Submission Title

The Transformation of Tibetan Identity

Location

Jereld R. Nicholson Library

Subject Area

Sociology

Description

After the Chinese invasion of Tibet in 1951, Tibetan identity began to secularize, shifting from a more traditional religious to a more explicitly political identity. The few studies that focus on the secularization of Tibetan identity, even if only secondarily, claim that it is either a compulsory product imposed by the reinforcement of modernization by the Chinese authority or a voluntary product through younger generation of Tibetans’ internalization, primarily through schooling, of the Chinese colonization ideology. Either way, those scholars of Tibetan studies treat the secularization of Tibetan identity as a form of cultural assimilation or deterioration of Tibetan identity. Based on in-depth ethnographic fieldwork in a Tibetan village, as well as my own Tibetan ancestry, I argue that despite its secular nature, current Tibetan identity is better understood as a form of resistance to both direct and indirect Chinese domination than as a result of cultural assimilation and identity deterioration.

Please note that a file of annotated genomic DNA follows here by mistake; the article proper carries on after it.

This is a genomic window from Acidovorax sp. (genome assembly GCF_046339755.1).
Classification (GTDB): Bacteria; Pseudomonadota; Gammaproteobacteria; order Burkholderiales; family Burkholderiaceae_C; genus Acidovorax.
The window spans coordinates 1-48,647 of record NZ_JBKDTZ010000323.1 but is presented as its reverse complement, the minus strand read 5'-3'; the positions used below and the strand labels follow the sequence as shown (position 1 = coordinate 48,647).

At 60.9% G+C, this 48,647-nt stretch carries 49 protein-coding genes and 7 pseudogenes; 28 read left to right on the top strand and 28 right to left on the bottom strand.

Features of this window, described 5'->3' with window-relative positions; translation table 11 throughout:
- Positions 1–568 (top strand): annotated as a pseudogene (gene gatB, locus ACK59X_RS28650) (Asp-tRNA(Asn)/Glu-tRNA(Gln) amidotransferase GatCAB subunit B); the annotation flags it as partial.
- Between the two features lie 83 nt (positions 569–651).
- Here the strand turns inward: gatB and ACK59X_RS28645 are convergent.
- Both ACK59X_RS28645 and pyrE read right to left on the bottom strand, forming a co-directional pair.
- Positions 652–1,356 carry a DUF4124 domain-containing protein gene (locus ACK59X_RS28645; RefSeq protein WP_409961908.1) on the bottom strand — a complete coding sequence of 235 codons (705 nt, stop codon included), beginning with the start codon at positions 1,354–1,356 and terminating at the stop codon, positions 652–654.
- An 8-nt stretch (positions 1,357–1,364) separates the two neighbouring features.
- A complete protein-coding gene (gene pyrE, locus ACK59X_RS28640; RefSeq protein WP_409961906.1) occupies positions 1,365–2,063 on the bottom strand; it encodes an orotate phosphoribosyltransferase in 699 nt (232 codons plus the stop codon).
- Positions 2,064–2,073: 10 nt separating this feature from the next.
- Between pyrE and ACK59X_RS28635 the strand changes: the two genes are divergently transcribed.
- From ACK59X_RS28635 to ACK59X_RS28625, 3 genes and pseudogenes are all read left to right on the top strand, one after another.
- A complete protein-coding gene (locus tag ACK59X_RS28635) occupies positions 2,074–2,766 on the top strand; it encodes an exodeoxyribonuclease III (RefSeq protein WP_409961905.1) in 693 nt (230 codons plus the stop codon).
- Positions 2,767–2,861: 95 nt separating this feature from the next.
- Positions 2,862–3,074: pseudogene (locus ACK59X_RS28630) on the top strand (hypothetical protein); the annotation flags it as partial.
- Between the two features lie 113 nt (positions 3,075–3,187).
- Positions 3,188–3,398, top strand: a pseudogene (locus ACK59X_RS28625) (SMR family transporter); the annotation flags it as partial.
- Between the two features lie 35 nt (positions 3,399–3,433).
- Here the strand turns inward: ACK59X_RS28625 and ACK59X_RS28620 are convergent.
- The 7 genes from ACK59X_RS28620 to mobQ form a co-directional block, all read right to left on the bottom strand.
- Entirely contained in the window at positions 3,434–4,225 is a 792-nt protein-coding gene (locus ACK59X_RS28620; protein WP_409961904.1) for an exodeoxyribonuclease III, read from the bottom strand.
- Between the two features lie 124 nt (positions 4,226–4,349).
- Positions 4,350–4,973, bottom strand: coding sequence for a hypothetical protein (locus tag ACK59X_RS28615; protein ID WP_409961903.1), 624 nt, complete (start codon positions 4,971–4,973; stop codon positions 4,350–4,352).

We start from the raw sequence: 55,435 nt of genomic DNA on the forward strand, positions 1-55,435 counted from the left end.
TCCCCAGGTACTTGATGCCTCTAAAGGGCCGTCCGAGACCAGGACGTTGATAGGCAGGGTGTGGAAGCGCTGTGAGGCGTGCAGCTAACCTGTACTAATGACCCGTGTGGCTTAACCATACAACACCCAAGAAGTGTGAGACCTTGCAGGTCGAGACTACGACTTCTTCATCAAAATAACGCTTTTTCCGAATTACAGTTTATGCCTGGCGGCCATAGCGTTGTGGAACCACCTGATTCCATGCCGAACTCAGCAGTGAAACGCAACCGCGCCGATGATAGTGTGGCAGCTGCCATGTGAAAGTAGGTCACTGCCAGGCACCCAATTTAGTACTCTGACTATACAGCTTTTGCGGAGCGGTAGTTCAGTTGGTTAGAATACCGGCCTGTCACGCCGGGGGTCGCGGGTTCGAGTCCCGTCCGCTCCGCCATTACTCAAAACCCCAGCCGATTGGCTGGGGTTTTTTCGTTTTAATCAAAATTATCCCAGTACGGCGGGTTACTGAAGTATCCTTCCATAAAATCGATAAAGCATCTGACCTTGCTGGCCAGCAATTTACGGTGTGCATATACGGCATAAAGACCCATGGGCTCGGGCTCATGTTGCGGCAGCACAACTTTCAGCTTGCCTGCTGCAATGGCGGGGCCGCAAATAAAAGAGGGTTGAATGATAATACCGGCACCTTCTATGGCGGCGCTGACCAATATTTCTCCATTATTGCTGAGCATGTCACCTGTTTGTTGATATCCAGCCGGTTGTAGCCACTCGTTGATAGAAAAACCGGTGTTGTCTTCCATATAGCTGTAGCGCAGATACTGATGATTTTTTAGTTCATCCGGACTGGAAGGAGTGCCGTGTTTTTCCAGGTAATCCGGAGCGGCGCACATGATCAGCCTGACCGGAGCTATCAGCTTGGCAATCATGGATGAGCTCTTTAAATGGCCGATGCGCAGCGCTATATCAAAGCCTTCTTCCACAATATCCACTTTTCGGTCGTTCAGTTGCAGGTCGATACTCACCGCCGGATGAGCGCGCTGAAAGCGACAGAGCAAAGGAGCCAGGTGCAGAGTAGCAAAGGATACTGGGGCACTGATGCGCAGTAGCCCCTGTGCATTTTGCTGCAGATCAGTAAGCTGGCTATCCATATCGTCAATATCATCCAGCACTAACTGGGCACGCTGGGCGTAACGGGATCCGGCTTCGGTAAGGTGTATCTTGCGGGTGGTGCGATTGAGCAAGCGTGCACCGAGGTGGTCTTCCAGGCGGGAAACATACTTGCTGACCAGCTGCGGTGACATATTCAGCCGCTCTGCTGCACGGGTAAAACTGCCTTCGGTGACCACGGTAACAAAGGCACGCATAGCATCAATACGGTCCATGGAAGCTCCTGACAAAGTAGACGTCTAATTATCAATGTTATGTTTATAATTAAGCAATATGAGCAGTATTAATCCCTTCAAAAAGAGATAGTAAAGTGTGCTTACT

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The Transformation of Tibetan Identity

Jereld R. Nicholson Library

After the Chinese invasion of Tibet in 1951, Tibetan identity began to secularize, shifting from a more traditional religious to a more explicitly political identity. The few studies that focus on the secularization of Tibetan identity, even if only secondarily, claim that it is either a compulsory product imposed by the reinforcement of modernization by the Chinese authority or a voluntary product through younger generation of Tibetans’ internalization, primarily through schooling, of the Chinese colonization ideology. Either way, those scholars of Tibetan studies treat the secularization of Tibetan identity as a form of cultural assimilation or deterioration of Tibetan identity. Based on in-depth ethnographic fieldwork in a Tibetan village, as well as my own Tibetan ancestry, I argue that despite its secular nature, current Tibetan identity is better understood as a form of resistance to both direct and indirect Chinese domination than as a result of cultural assimilation and identity deterioration.